Setting healthy eating goals is easy. But every so often a busy lifestyle gets in the way and prevents you from actually following through. One minute, you’re embarking on the Whole30—and the next, you’re eating donuts from a gas station because you didn’t have time to prepare a healthy breakfast.
Time always seems to be the make-or-break factor when it comes to making good diet choices, which is why weekly meal prep can be such a lifesaver. And while the idea of taking two to three hours out of your Sunday to fix bulk meals for the week may at first seem like a bit of a bummer, it ends up saving you double that—or more—from the time and hassle of preparing separate meals every day. What’s more, it helps you eat clean and save money.
Leads to fewer snap decisions
The best of intentions can completely disintegrate with the first hunger pang or stomach growl. At that point, your eating choices are based on convenience and cravings rather than what’s best for your body or your wallet. By preparing a whole week’s worth of meals in one day and having healthy foods on hand every time you get hungry, you’re turning something instinctual into something cerebral. People always say to never grocery shop when you’re hungry, and meal prep follows the same principle when it comes to self control: choose your meals before your body chooses them for you.
Routine stress can compromise your immune system and cause digestive issues, insomnia and headaches. Not to mention, it makes enjoying life harder, even without the physical toll it takes. Stress crops up so easily because we’re all just busy these days. And while healthy eating should be at the top of everyone’s list, it often falls to the bottom, mostly because other to-dos are surrounded by deadlines and outside expectations. When you come home from work every day, the last thing you want to do is spend an hour working in the kitchen. If you meal prep, however, the oven is already on, the cutting board’s already out, and you can knock out a week’s worth of kitchen drudgery in just a couple hours without having to think about it any other day. And not having to think about it means not stressing about it, which can be truly freeing.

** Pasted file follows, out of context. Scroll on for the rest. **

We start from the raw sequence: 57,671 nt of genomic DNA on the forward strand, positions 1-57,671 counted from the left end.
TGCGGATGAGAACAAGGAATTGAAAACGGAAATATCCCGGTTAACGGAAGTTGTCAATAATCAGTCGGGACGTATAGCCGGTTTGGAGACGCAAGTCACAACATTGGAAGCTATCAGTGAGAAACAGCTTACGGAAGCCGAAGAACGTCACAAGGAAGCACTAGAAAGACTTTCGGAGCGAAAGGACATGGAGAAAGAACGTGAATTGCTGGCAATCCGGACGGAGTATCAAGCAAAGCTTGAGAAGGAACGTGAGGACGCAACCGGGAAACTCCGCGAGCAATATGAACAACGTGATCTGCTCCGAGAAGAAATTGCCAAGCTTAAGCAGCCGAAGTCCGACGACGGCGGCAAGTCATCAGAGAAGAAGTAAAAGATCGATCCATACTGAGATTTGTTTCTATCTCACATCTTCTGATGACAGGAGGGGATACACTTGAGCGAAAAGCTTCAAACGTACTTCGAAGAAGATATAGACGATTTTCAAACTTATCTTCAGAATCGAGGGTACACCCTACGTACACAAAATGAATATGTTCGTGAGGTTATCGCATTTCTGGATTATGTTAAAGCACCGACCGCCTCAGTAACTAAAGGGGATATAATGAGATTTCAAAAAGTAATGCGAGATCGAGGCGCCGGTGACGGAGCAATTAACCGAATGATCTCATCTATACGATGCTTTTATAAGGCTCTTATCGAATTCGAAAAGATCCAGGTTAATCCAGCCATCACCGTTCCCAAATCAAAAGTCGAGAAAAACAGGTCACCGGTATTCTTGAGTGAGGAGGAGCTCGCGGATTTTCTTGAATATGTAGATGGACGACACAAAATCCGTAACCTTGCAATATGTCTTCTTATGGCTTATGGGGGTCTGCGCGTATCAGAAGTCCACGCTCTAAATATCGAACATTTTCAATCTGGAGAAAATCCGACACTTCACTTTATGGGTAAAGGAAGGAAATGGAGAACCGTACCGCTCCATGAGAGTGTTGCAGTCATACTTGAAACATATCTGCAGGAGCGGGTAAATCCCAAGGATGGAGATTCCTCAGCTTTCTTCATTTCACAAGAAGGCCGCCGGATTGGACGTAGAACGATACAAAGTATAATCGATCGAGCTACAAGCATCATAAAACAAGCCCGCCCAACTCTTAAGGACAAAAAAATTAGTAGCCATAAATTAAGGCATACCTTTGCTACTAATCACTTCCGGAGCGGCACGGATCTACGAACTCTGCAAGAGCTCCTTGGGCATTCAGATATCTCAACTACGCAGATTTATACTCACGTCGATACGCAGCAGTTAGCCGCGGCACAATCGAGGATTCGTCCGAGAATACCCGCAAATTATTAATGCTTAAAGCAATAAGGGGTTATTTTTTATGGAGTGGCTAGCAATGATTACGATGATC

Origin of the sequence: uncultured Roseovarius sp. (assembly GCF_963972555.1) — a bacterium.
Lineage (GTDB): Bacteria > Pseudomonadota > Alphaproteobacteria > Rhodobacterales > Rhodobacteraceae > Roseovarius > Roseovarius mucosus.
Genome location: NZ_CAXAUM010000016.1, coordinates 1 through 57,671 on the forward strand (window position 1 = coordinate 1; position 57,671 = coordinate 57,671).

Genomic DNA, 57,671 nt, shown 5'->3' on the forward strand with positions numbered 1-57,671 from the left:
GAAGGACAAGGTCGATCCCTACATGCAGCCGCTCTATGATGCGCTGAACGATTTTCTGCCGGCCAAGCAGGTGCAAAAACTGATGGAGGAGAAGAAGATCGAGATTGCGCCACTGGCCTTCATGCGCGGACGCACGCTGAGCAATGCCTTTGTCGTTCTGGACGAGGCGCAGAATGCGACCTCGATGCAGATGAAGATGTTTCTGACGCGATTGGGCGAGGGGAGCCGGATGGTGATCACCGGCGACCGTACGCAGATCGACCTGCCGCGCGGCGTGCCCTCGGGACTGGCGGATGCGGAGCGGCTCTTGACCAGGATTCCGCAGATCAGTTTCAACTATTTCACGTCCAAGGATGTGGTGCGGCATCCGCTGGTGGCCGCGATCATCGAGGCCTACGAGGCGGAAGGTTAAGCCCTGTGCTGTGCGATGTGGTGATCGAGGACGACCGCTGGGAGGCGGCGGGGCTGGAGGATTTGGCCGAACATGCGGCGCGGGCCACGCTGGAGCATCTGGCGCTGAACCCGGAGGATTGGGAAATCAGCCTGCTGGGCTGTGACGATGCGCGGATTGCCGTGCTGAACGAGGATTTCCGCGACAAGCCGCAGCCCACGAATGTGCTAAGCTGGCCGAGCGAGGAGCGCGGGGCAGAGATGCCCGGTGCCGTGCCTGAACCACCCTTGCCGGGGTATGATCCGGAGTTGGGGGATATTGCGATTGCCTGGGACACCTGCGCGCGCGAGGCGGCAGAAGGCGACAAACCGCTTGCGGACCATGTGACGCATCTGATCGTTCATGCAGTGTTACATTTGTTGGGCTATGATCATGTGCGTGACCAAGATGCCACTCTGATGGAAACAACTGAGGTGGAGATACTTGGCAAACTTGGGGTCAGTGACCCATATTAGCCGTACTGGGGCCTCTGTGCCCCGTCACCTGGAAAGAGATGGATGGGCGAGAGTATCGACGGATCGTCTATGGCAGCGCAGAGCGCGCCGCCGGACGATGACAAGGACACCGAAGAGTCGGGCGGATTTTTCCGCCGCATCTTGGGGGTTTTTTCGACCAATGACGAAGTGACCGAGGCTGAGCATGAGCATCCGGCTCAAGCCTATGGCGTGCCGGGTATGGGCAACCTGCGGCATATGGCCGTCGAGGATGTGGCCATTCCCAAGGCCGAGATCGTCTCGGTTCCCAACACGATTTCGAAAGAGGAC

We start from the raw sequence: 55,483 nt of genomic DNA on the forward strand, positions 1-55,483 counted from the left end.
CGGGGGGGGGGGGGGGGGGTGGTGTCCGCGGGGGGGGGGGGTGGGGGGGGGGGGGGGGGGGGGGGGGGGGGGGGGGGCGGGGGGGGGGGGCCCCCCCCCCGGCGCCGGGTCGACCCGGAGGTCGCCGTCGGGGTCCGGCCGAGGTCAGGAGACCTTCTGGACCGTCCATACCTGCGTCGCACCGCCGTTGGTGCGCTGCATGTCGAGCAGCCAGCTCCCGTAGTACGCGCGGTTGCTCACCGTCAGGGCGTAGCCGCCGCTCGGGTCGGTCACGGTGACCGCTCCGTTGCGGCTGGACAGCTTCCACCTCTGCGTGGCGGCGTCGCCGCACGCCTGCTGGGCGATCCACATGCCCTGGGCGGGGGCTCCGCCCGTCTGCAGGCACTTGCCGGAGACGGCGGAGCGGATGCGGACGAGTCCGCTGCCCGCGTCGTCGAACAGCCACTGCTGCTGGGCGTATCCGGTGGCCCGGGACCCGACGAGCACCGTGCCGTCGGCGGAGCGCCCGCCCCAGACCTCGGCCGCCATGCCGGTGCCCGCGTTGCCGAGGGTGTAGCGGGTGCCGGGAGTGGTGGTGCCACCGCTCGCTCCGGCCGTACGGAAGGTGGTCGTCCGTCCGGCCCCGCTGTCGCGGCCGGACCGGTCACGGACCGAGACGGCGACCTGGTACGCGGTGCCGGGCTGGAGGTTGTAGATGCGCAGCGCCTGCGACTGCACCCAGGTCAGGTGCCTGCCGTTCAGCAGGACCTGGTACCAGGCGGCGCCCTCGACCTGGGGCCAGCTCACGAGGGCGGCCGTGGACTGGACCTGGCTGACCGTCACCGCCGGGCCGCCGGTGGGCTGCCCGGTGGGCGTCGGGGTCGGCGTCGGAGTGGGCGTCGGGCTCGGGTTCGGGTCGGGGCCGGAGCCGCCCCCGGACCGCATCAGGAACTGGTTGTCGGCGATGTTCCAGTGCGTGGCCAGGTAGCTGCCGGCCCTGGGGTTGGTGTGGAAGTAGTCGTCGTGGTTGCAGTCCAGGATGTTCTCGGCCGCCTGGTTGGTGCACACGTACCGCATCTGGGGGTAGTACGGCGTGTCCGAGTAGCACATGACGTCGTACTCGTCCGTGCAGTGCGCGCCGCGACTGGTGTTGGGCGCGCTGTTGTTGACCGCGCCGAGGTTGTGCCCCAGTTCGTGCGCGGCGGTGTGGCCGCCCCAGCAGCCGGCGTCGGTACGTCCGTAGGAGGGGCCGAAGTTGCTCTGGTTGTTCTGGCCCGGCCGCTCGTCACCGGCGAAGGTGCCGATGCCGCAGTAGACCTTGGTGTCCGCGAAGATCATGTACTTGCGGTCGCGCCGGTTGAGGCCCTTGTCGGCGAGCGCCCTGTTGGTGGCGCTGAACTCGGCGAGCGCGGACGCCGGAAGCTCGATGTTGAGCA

Helps teach portion control
Self control isn’t just about what we eat, but how much. And while there’s certainly charm to family-style dinners, packing meals in tupperware containers and eating only the allotted portion means getting insight into the portions that work for you and your body. Whether you’re wanting to gain muscle, lose a little weight or just get all the nutrients your body needs, keeping track of your portions is vital.
Meal prepping teaches balance. You can still make delicious things and have a treat here and there, but the amount that you eat has been decided by the wiser version of you from a few days ago—who wasn’t hungry or in a hurry.
A couple years ago, you may have heard about a fad diet called “mono-ing” that involved eating a single healthy food for a whole day and nothing else. It seemed appealing because it was easy; straightforward, with no choices or preparation involved. But as much as bananas or broccoli may be packed with healthy nutrients, your body needs a variety of minerals, vitamins, and nutrients in order to flourish. If you put forethought into making your meals, you’re much more likely to choose essential items from several food groups and get the variety that you need to fuel your body and cover all your bases.
Bryn Huntpalmer is a mother of two young children living in Austin, Texas where she currently works as an editor for Modernize. In addition to regularly contributing to home remodeling and design websites around the web, her writing can be found on Lifehacker and About.com.